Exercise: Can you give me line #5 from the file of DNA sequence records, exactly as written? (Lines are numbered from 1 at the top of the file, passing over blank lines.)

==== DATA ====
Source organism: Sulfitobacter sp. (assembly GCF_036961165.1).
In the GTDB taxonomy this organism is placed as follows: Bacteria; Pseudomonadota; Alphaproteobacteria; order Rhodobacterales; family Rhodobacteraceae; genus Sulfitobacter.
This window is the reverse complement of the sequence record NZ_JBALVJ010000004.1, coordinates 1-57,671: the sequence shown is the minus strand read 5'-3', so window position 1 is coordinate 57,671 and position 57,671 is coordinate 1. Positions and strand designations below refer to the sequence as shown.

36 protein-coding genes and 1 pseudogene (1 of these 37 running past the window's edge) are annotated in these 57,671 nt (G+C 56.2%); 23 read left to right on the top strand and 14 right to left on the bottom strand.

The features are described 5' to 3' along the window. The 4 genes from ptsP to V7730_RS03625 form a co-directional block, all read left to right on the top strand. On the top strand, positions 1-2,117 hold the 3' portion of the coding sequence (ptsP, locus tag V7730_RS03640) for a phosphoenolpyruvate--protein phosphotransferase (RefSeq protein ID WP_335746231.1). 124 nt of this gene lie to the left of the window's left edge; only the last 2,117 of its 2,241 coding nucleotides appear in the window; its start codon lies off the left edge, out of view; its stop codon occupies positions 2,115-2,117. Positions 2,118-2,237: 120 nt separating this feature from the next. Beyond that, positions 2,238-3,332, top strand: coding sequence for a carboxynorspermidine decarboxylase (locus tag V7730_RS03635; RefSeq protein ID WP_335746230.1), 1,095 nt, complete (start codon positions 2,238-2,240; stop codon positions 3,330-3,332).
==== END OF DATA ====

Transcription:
The features are described 5' to 3' along the window. The 4 genes from ptsP to V7730_RS03625 form a co-directional block, all read left to right on the top strand. On the top strand, positions 1-2,117 hold the 3' portion of the coding sequence (ptsP, locus tag V7730_RS03640) for a phosphoenolpyruvate--protein phosphotransferase (RefSeq protein ID WP_335746231.1). 124 nt of this gene lie to the left of the window's left edge; only the last 2,117 of its 2,241 coding nucleotides appear in the window; its start codon lies off the left edge, out of view; its stop codon occupies positions 2,115-2,117. Positions 2,118-2,237: 120 nt separating this feature from the next. Beyond that, positions 2,238-3,332, top strand: coding sequence for a carboxynorspermidine decarboxylase (locus tag V7730_RS03635; RefSeq protein ID WP_335746230.1), 1,095 nt, complete (start codon positions 2,238-2,240; stop codon positions 3,330-3,332).